If you want quality optics for stars and planets, 1/8 wave correction on the wavefront is what you want. That's a tall order for a 10-inch f/4.8 system. So you're not confused, the wave error shold always be specified relative to the wavefront - or the shell of light converging to the focus.

Ideally such a shell would be perfectly spherical. In reality it never is. What 1/8 wave on the wavefront means is that no part of that shell of converging light is behind or in fornt of the rest of it by more than 1/8 of the wavelenght of light, which is usually taken to be 0.00055 mm, 0.55 milli mucrons (mu), or 550 nanometers (nm). In inches it is 0.0000216 or simply 0.000022 inches.

Wavefront error ratings must be specified as either peak-to-valley (P-V) or root-mean-square (RMS). Without going into too much detail, PV is approximately 3.5 times larger error than RMS but this is only a rough estimate (there is no direct correlation between them).

In addition to that, optical surface must be smooth and free from zonal irregularities (or "zones") which will become apparent on the wavefront as well. In mirrors, the zonal errors are doubled upon reflection for light encountering the mirror surface orthogonally (or squarely) for all practical purposes.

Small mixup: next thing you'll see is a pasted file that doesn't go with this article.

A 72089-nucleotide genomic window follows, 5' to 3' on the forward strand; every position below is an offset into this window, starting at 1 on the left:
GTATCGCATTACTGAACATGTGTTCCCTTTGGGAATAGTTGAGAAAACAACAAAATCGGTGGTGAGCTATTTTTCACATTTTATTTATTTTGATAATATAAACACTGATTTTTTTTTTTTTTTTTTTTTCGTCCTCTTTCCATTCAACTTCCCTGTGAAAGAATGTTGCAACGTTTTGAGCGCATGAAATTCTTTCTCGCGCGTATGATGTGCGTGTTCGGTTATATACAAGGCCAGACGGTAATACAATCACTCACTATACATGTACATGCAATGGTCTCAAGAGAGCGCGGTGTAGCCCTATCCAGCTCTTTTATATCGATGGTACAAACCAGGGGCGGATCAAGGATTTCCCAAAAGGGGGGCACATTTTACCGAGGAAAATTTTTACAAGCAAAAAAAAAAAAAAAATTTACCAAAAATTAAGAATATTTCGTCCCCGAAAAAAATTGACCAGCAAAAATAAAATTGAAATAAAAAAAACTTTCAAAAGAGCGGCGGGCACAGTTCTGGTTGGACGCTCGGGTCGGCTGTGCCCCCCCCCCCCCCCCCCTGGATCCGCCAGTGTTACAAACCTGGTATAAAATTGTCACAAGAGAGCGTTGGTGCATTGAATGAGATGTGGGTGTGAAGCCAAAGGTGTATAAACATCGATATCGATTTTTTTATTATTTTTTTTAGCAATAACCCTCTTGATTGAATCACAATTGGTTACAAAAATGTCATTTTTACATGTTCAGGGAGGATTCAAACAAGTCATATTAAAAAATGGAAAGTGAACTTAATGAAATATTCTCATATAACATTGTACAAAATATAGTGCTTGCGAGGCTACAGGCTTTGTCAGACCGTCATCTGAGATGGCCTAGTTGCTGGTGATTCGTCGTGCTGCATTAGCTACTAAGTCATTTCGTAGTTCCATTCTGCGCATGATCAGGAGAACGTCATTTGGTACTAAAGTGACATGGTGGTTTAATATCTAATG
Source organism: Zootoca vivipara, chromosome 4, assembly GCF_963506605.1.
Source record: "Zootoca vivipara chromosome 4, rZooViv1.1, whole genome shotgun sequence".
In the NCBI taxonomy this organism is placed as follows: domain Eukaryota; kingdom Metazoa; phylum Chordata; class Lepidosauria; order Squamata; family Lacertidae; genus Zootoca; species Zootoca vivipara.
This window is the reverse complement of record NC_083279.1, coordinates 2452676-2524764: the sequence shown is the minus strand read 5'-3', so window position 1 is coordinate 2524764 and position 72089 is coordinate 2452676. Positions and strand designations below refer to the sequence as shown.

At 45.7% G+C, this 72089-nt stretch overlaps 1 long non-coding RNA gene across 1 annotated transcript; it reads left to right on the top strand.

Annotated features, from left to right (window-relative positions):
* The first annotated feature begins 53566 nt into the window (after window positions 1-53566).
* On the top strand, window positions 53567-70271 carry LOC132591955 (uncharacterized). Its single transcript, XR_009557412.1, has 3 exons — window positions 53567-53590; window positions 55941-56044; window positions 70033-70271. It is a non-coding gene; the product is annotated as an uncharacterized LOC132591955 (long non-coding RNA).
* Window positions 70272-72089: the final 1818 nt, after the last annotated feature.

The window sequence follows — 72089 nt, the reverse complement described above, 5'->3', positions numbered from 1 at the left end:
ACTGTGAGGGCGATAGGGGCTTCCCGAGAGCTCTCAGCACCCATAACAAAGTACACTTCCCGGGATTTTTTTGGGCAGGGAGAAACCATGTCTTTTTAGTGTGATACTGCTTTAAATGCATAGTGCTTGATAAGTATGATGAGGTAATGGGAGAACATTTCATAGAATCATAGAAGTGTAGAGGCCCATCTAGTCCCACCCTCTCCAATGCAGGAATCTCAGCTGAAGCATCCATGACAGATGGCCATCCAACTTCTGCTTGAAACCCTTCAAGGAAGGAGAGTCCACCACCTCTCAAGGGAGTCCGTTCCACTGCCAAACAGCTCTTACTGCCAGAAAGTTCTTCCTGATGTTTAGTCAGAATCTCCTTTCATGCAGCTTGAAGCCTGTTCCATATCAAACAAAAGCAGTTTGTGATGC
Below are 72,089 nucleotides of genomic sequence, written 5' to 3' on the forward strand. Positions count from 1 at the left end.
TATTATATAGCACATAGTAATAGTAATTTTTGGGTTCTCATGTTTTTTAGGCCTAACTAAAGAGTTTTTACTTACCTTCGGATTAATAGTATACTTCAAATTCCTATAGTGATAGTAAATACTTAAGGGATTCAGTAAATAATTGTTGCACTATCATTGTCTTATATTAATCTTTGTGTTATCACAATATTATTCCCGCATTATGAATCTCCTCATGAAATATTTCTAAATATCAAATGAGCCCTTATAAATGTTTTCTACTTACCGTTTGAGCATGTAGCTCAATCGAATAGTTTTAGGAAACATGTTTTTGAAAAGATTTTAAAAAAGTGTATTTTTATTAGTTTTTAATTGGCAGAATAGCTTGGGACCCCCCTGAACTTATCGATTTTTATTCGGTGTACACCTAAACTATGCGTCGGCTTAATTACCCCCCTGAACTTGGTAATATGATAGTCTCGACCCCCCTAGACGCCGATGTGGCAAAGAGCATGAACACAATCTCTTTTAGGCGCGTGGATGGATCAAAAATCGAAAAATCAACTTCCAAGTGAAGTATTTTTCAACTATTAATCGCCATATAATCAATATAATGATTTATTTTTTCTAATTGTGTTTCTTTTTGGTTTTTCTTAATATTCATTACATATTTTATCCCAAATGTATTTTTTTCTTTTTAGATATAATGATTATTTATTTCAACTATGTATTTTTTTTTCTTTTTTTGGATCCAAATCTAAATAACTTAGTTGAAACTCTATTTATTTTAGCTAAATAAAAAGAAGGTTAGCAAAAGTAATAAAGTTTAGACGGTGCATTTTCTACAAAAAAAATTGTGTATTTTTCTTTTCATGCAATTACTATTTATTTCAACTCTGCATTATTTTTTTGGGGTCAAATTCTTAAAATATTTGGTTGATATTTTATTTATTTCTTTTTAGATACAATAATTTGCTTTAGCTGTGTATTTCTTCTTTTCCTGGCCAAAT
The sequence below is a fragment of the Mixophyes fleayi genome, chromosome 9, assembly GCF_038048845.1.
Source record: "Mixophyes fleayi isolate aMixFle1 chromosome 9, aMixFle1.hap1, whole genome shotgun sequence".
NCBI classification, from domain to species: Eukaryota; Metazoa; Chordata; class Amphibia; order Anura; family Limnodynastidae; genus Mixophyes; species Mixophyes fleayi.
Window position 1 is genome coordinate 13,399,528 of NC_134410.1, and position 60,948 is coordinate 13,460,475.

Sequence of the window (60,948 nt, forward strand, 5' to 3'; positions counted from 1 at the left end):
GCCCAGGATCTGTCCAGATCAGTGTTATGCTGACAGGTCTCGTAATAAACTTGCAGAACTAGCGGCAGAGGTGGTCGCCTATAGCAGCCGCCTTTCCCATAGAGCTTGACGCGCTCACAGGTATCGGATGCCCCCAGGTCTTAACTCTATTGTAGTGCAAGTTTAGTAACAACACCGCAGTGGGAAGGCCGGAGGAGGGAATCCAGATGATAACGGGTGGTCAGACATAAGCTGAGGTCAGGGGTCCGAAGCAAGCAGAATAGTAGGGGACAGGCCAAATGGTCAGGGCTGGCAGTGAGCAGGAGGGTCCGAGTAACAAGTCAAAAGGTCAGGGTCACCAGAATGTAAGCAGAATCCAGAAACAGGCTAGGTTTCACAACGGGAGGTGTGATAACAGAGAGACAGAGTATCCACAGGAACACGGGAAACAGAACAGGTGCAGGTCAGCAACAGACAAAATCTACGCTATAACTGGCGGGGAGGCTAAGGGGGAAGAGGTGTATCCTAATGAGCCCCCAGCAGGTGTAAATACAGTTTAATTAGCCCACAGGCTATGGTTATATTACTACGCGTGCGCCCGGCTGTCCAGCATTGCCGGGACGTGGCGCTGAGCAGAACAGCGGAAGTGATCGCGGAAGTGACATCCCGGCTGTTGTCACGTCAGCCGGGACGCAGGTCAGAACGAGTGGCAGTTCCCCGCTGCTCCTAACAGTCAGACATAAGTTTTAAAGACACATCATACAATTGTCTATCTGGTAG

A 1/4 wave P-V wavefront error is considered by some to be borderline acceptable (it works fine on stars, buit not the best on planets). The mirror itself is not the only item that can potentially ruin the image. Any telescope has a myrad of other factors which contribute to wavefront error, including astigmatism and coma, stress and strain, collimation accuracy, If your mirror just meets 1/4 wave P-V chances are other contribtors will make it worse and you will have a telescope whose final wavefront error reaching your eye will be much worse than 1/4 wave.

In short, 1/8 P-V is what you want to aim for.

Mladen

#16 Chuck Jennings

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Posted 05 September 2012 - 11:25 AM

I agree with the previous posts. Our mid atlantic mirror making event is one of the best, producing many excellent mirrors. We haven't published the dates on our website yet, but the 2013 Delmarva mirror making event will be March 20th through March 24th.

- Chuck

www.delmarvastargazers.org